BY RAFIA ZAKARIA
SOMEWHERE late in the 1500s, after he had been king for many years, Emperor Akbar asked one of the Jesuit priests then in the Mughal Empire for a copy of the Holy Bible. It was this act that led to the commissioning of a manuscript known as the Mirat-ul-Quds, or the `mirror of holiness`, that tells of the life of Jesus.
Historical records suggest that the illustrations in Mirat-ul-Quds were painted by Basavan, one of the 17 renowned artists residing at Akbar`s court.
The text of the Mirat was written by a priest named Father Jerome Xavier, a descendant of the Catholic saint Francis Xavier, the founder of the Jesuit order.
Emperor Akbar, it is rumoured, was dyslexic. At that time this meant that despite his best efforts he could not learn to read and write. This, however, did not cause his curiosity or love of beauty to abate. The Mirat was only one of the many bool(s he commissioned and its illustrations are a testament to an empire that was not afraid of religious difference but, rather, one that embraced it.
The remarkable illustrations in the book show an indigenised Jesus figure, dark-skinned and often seated on a Mughal throne. Mary, while not dressed in Mughal clothing, wears a bindi and her hands are stained with henna. Both are emblems of a pre-colonial age when an eastern empire, the Mughal Empire, was curious about things Western and sated its intellectual hunger in its own particular way.
Beyond its importance in the Mughal age, Miratul-Quds poses questions for the current era. If intellectual and spiritual curiosity was the trademark of those days, suspicion, scepticism and destruction are what define the present age.
The burden of the notion of a clash of civilisations is such that all corners of the world have divested from engagement; misguided ideas of purification justify the extermination of hundreds, even thousands. When they do not kill, these quests for purity, whetted as they are by robust greed and indefatigable hatred, sustain suspicion and exclusion.
For their part, the Mughal painters of Akbar`s court, when creating illustrations for Mirat-ul-Quds, often painted Christian figures with books in theirhands. They wished to remind their audience that these alien others, the people that followed Hazrat Isa, and who came to court in odd costumes speaking in alien tongues, were nevertheless People of the Book.
Intolerance, of course, did not have to wait hundreds of years to rear its ugly head and end the age of dialogue and interchange. Mughal emperors following Akbar, although it is difficult to tell which one, did the job themselves.
The artists that create are known by the beauty of their handiwork, by small signatures at the ends of painting; those that destroy leave only the marks of vengeance and rage, vestiges of the beauty that once was.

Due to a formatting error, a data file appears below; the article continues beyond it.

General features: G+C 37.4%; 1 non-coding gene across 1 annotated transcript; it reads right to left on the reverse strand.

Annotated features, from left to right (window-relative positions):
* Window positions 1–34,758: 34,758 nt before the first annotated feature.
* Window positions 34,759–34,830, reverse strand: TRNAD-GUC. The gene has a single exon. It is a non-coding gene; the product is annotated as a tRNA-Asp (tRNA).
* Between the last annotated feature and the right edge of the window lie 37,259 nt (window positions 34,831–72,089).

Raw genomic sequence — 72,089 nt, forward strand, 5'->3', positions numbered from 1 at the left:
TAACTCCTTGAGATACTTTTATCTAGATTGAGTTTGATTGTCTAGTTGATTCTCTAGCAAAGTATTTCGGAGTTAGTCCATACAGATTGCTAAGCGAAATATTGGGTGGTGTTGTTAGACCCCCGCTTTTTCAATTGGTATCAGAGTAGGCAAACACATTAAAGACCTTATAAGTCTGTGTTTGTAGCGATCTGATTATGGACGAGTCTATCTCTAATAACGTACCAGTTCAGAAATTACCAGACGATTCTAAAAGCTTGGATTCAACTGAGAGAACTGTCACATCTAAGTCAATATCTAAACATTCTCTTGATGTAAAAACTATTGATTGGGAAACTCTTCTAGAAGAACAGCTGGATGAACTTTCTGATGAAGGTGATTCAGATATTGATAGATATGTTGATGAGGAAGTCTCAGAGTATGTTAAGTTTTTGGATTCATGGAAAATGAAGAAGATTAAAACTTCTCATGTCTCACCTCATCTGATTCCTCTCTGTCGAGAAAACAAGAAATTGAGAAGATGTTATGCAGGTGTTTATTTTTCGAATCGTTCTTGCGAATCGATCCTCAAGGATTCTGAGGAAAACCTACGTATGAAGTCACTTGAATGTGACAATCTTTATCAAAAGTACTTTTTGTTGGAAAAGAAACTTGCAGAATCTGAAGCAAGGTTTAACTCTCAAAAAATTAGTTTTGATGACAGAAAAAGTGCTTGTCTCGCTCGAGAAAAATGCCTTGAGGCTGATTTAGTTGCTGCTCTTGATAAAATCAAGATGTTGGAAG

Some surviving versions of Mirat-ul-Quds bore thebrunt of this, successors of emperors rubbing out the faces of carefully drawn figures, the painstaking handiwork of artists long gone. It takes forever to make something beautiful, and only moments to tear it apart.
Only 19 manuscripts of the text were commissioned by Emperor Akbar, prepared in the last decade of the 16th century and completed and presented in 1602. In the Mughal era, books were not easily available and were the provenance of the elite and of royalty, removed and perused carefully in select gatherings to entertain and inform.
It would have been the royals and descendants of royals, existing leaders or leaders to be, who would be educated in the knowledge of other lands, the beauty of art, the detail and symbolism inherent in every figure, its gaze and gesture telling the many stories that come together to make up the human story.Only one of the surviving manuscripts of the Mirat-ul-Quds is in Palcistan, housed at the Lahore Museum. It is not l
One of the most complete manuscripts was recently acquired by the Cleveland Museum of Art in Cleveland, Ohio. There, it became part of the `Mughal Paintings: Art and Stories` exhibit for the institution`s centenary. Scores of Americans are said to have visited the exhibit, looked at the carefully displayed pages of Mirat-ul-Quds its pages underscoring the message that the opposition between faiths and cultures is neither inherent nor long-standing.
The capacity of art to imbue tolerance among the enraged and suspicious, the belligerent and martial, is often untapped in Pakistan. If the history of the Mughal Empire is pointed out as a template for all history, then Pakistan remains stuck in the moment of destruction, when faces and figures are rudely rubbed out, their existence a threat, their beauty an assault.
Against this reality, it is perhaps best that the most complete version of the Mirat-ul-Quds manuscript is now in the archives of the Cleveland Museum of Art and that its cousin in Lahore is not being exhibited, celebrated, presented and touted with too much fanfare.
In this present age of rubbing out, such attentions are risks, a provocation to the determined lot devoted to destruction. Hope in this regard can only be located in the postulate that history is cyclical, and that all the rest of us who cannot avail ourselves of the legacy of what was left to us will one day see a resurgence of past tolerance captured in art. The writer is an attorney teaching constitutional law and political philosophy email@example.com
Source: Daily Dawn